♦ Lentils (Lens culinaris) – winter grain legume/pulse mainly grown in the medium rainfall zones of Victoria and South Australia with winter dominant rainfall patterns. Shallow root system, combined with short growing season means soil moisture at depth may not be fully extracted. Does not grow well on soils prone to waterlogging, boron toxicity or salinity. Prefers deep, well drained loam-clay soil, >400 mm rainfall, pHCaCl2 6-8.
♠ ♦ Lucerne (Medicago sativa) – perennial, year round production, deep rooting, extracts water and nutrients from depth, restricts water table recharge, moderate tolerance of soil salinity and sodicity, responds quickly to spring and summer rainfall (or irrigation), dual purpose (grazing and hay), highly productive, high nutritive value. But short-term persistence in some regions (mainly due to disease susceptibility), needs rotational grazing, can cause bloat in cattle. Requires deep, well-drained soils (sands to moderately heavy clays) with a slightly acid to alkaline pH. Intolerant of high levels of exchangeable aluminium and even short periods of waterlogging. Optimum temperatures for dry matter production range from 15 – 25ºC in the day and 10 – 20ºC during the night. However, this will vary with the winter activity level of the cultivar. Often sown as a pure sward. It is very competitive but if sown at a low rate it will grow with species such as early-flowering sub clover/annual medics, phalaris and Mediterranean types of tall fescue to boost winter production. It can be grown with chicory and a range of tropical grasses.
♦ Lupins (Lupinus angustifolius) – annual winter legume. Prefer moderate temperatures and rainfall. Not tolerant of frost. Prefer moderate temperatures; too many days over 30°C will also see flowers drop. Deep tap root means it can chase moisture. Adapted to sands and loams pHCaCl2 4-7.5. Will not tolerate free lime >4%. Susceptible to waterlogging or shallow soils. Straight sowing rate of 100 kg/ha.
♦ Medics (Medicago spp.) – winter, self regenerating annual legume. Well adapted to neutral to alkaline clay and clay-loam soils across rainfall zones 250-700mm. Have high levels of hard seed, allowing them to self-regenerate from soil seed reserves after cropping (ley farming system). More productive and persistent in low rainfall areas than subclover. Sow at 4-6kg/ha and allow to set seed in the initial year.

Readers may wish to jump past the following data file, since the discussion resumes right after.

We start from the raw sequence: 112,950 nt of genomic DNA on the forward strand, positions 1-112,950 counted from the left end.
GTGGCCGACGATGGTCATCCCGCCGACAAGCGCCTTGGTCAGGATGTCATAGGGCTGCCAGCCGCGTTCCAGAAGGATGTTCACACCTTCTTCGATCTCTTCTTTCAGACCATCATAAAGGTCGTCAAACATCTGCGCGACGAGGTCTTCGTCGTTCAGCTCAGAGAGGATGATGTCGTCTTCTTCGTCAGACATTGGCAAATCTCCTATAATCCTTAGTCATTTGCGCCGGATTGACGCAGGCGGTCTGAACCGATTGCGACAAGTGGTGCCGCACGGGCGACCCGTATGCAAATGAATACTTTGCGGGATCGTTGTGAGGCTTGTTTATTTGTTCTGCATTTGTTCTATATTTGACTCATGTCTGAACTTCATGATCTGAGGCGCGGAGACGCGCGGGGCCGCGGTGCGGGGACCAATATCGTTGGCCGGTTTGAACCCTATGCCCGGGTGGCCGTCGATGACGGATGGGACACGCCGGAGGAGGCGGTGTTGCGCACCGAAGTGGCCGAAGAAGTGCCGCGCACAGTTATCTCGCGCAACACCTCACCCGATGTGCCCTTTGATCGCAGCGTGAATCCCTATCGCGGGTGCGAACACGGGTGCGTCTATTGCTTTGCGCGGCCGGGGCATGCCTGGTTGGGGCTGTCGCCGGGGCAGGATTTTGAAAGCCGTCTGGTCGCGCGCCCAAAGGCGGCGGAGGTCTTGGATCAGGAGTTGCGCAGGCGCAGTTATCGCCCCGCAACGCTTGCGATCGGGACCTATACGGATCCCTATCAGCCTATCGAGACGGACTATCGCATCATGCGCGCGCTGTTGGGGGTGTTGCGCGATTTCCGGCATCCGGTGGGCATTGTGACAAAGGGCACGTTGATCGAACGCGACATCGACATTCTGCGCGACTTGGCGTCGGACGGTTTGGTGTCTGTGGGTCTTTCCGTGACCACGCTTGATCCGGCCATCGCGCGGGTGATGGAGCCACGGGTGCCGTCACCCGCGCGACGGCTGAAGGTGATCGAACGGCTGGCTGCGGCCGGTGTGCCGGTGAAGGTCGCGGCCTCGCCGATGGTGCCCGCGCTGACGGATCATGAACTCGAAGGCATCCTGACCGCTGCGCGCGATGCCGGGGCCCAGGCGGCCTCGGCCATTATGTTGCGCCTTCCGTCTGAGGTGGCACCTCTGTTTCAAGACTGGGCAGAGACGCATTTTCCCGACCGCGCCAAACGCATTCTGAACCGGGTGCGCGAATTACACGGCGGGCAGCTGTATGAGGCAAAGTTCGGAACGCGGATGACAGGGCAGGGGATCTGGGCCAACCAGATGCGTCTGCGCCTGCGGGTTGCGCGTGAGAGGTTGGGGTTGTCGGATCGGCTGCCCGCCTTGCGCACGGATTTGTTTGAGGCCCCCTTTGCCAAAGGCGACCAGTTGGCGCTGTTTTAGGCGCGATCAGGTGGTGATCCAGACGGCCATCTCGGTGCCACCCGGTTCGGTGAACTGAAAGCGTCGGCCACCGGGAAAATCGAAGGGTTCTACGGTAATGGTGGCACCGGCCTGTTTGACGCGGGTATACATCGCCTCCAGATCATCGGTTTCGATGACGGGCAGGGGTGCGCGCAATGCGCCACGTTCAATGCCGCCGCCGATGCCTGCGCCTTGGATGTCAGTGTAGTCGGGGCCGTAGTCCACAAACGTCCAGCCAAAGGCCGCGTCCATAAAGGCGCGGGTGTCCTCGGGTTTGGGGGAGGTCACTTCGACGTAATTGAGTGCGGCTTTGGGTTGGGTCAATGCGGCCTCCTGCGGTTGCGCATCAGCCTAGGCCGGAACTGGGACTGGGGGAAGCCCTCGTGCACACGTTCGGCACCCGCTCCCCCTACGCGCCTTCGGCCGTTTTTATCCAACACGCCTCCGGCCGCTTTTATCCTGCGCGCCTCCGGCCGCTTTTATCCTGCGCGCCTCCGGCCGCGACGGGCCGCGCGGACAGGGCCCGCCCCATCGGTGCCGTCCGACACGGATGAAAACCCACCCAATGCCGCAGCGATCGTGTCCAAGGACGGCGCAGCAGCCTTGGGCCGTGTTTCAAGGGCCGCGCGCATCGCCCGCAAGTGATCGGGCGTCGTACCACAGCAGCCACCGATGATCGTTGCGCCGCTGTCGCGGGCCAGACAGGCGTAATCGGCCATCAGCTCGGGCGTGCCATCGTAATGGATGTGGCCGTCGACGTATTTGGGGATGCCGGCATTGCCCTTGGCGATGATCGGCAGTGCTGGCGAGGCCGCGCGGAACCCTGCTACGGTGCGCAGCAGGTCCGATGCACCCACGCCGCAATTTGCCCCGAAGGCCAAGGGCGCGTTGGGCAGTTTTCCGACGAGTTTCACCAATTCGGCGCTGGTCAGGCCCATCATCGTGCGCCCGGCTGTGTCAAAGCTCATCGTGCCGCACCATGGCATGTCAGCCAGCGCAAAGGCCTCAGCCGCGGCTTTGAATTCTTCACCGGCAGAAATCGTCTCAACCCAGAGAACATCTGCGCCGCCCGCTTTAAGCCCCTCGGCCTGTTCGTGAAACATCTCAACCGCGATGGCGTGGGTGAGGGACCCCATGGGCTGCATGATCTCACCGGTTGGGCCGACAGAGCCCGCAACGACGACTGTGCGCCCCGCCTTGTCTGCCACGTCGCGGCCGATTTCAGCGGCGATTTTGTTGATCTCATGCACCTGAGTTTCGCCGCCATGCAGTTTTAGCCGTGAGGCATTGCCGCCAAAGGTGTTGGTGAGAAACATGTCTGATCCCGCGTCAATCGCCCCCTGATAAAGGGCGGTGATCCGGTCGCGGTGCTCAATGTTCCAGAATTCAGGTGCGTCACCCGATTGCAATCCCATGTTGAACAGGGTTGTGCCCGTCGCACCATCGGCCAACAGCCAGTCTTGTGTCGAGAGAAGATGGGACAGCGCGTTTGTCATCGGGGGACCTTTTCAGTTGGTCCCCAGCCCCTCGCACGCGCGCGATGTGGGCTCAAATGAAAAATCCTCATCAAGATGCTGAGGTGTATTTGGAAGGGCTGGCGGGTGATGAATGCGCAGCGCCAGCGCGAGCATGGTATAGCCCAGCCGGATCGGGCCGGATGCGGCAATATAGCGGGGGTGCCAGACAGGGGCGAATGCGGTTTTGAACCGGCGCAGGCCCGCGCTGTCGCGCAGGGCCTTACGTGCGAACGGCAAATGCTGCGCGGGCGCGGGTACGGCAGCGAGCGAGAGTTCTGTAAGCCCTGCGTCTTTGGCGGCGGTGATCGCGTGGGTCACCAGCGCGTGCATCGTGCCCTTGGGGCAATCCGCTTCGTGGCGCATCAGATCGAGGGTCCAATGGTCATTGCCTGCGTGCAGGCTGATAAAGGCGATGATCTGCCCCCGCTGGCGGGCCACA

♠ Mungbeans (Vigna radiata) – warm season grain legume. Relatively drought tolerant, quick maturing (80-110 days) and requires minimal fertiliser input. Mung bean has a shorter growing season than cowpea and may be better adapted to dryland conditions. Relatively strong taproot. As a cover crop addition, current mung bean varieties often produce seed, something growers prefer to avoid. Later maturing varieties would alleviate this problem. One of the most water efficient summer crops available. Mungbeans do best on fertile sandy, loam soils with good internal drainage. They do poorly on heavy clay soils with poor drainage. Performance is best on soils with a pH between 6.2 and 7.2 and plants can show severe iron chlorosis symptoms and certain micronutrient deficiencies on more alkaline soils.
♦ Vetch (Vicia sativa) – annual winter legume. Will grow on a wide range of soil types and rainfall zones. Versatile – can be used for grain (species dependent), forage or as a green/brown manure crop. On light, sandy soils the Common and Woolly pod varieties perform well. All perform well on loam clay soils but the best production comes from soils with good fertility. Vetch prefers more alkaline soils (pH 5.2–8.2) but the variety Benatas, for example, has been found to perform well on slightly more acidic soils. Common vetch will not survive prolonged waterlogging. Conversely, the vetch subspecies Purple vetch and Woolly pod will tolerate waterlogging. Potential for weed issues in legume crops eg beans or lentils if allowed to set seed. Persistence after autumn/winter grazing not fantastic, but will set seed well in spring if ungrazed in autumn/winter. Good hay option with cereal as well.